UK: The first demonstration rail freight service carrying textiles and other consumer goods from China to the UK arrived at the London Eurohub terminal in Barking just after 13.00 on January 18, having left Yiwu Xi station in eastern China’s Zhejiang province on January 1.The inaugural train is expected to be followed by weekly services for three or four months to assess customer demand. The 12 000 km route ran via Kazakhstan, Russia, Belarus, Poland, Germany, Belgium and France. The two breaks of gauge between China and Europe’s 1 435 mm standard gauge and the 1 520 mm broad gauge used in the former USSR required transhipment at Dostyk on the China-Kazakhstan border and at Brest on the Belarus-Poland border. A total of 44 40 ft intermodal containers left Yiwu, of which 10 were destined for Duisburg in Germany. The other 34 were transferred in Duisburg to special DB Cargo container wagons which are approved for use in the Channel Tunnel. The 18-day journey time was around half the time required for sea transport, and significantly cheaper than air freight. Future services are expected to be attractive for customers shipping time-sensitive commodities such as clothing to be sold through promotions, and capital-intensive goods such as automotive parts and electronics. The service would also offer a more cost-effective alternative to air freight for consignments which miss a ship’s departure date owing to manufacturing delays but cannot be held back for another vessel.The service was organised by Yiwu Timex Industrial Investment Co, as an extension of the route from China to Duisburg in Germany and Madrid in Spain which it has offered since 2015. The UK is the eighth country and London the 15th city to be added to its European network. Yiwu Timex’s UK agent is One Two Three Logistics, which was supported by Brunel Project Cargo. Train operations were managed by Switzerland-based InterRail Group on behalf of China Railway Corp subsidiary China Railway International Multimodal Transport. InterRail subcontracted Kazakh Railways subsidiary KTZ Express to manage the 1520 mm gauge section of the route, DB Cargo hauled the service from Duisburg to Aachen and DB Cargo UK was responsible for the UK leg.The project supports the Chinese government’s One Belt, One Road trade connectivity initiative to create a modern-day Silk Road. According to DB around 40 000 containers were transported by rail along the routes between China and Europe in 2016, with journey times of between 12 and 16 days. Annual traffic is expected to increase to 100 000 containers by 2020.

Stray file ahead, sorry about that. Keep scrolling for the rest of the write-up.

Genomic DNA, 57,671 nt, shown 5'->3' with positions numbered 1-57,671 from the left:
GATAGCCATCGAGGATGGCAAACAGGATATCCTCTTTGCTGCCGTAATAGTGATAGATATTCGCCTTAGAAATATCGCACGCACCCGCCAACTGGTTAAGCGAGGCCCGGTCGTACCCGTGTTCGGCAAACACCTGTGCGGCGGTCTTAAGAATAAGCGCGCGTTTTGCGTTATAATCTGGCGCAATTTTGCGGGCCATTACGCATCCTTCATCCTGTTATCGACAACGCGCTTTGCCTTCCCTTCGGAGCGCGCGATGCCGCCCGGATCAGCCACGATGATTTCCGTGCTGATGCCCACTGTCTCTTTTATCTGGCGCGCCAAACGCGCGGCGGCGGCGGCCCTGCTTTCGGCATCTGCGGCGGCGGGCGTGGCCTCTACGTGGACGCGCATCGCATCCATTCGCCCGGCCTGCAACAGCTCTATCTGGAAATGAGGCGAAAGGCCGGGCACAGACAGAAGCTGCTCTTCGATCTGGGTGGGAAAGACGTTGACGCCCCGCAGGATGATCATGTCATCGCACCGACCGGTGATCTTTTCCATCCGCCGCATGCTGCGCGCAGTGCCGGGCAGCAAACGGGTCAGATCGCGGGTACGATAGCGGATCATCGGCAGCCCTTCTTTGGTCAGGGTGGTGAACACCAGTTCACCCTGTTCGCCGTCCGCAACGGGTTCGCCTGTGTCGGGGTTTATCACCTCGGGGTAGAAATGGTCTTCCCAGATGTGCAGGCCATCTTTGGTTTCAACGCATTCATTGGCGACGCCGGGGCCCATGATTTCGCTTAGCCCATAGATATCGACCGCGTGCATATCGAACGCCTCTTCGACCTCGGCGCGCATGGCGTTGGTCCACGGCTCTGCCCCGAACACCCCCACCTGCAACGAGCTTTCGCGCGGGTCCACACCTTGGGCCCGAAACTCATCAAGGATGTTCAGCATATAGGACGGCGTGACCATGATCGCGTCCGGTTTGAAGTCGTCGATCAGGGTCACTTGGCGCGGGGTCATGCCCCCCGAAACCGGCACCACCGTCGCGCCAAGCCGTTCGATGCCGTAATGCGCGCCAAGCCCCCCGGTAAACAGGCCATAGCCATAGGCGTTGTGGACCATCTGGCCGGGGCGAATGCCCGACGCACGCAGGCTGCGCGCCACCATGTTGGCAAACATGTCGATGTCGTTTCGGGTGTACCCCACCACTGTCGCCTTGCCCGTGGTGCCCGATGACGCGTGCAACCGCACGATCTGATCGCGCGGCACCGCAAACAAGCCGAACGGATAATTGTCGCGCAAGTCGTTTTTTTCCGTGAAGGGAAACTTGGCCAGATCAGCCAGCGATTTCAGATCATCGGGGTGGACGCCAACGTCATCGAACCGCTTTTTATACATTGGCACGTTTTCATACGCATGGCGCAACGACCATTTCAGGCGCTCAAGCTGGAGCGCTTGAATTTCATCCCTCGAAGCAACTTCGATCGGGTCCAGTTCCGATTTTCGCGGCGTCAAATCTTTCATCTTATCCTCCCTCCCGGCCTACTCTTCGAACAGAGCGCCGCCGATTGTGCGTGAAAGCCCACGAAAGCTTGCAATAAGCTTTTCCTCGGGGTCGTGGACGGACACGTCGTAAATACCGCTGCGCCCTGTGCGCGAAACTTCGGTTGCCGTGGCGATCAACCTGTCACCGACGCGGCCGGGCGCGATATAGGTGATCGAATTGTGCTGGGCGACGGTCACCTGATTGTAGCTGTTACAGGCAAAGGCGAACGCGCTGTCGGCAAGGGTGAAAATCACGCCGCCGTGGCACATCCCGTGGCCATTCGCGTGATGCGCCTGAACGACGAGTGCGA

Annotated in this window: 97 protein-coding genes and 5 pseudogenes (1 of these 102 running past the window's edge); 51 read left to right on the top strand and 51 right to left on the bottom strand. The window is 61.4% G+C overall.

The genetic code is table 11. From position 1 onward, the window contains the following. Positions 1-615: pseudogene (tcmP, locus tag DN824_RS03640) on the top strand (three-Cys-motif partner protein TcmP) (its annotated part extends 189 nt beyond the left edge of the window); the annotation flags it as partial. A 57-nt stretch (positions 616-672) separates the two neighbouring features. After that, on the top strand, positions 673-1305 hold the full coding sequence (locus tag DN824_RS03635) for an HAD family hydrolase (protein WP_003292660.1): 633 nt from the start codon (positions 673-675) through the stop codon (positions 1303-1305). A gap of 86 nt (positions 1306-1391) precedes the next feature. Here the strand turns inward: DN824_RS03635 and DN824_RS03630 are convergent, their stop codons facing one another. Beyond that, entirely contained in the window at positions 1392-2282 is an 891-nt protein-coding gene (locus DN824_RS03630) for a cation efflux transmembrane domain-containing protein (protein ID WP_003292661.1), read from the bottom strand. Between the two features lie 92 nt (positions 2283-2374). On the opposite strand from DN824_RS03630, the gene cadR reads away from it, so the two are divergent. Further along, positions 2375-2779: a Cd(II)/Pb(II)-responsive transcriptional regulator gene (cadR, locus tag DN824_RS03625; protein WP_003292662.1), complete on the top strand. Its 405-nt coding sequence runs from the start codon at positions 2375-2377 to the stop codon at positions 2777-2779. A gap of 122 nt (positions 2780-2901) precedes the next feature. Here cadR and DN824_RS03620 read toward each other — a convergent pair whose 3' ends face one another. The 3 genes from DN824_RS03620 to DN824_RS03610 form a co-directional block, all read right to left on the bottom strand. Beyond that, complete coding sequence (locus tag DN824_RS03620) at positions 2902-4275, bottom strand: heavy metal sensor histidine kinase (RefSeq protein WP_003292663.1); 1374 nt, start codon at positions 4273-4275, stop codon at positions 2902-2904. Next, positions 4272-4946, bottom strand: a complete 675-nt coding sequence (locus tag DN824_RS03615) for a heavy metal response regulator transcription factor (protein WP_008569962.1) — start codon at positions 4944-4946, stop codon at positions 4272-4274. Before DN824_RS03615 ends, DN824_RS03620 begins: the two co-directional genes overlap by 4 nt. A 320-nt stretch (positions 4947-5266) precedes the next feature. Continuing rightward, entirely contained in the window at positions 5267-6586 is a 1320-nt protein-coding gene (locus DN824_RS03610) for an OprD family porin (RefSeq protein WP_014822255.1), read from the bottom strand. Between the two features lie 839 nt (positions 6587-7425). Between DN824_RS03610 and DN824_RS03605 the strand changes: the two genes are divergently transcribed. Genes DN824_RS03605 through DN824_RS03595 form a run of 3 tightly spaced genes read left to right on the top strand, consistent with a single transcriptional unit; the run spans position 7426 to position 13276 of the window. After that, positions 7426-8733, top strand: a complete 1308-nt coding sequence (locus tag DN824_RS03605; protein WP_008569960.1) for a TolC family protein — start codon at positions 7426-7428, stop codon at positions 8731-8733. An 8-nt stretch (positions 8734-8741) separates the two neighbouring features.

Rangers coach Salisu Yusuf says he is confident The Flying Antelopes will continue to improve with every game after his side’s 3-1 win against Abia Warriors on Sunday in a Match Day 16 NPFL encounter in Enugu.A goal from Ibrahim Olawoyin and a brace from Ifeanyi George helped Rangers dismantle hard-fighting Abia Warriors to move out of the relegation zone. Yusuf’s side now has 15 points from 12 matches, with 4 outstanding matches.Read Also: More Worries For Osho, Resurgent Rangers Win Again As Plateau Hit Adamawa For FiveAfter watching his team endure torrid times lately, the Super Eagles coach, who is on a rescue mission at Rangers, could not hide his excitement after the derby win against the Warriors.“I am happy for my team because you can see the confidence and self-belief is coming into the team, everybody is playing without fear and that’s why we have started to get good results,” he said.“And I believe the team will continue to develop game after game. We are really happy and we’ll continue to work hard to see that we have better results in future.”The win against Abia Warriors follows victories over Warri Wolves and FC Ifeanyiubah giving the 7-time NPFL champions three victories on the trot for the first time this season, as their revival continues apace.RelatedNPFL Round-Up: Crowd Violence Rears Ugly Head In Katsina, Enyimba, Akwa Suffer Shock Home LossesJanuary 15, 2020In “NPFl”Mbwas Mangut Set Top Four Target For Rangers (AUDIO)March 17, 2020In “Featured”NPFL: Egwim Reveals Source of Motivation Before Comeback From Horrific Injury (AUDIO)April 11, 2019In “NPFl”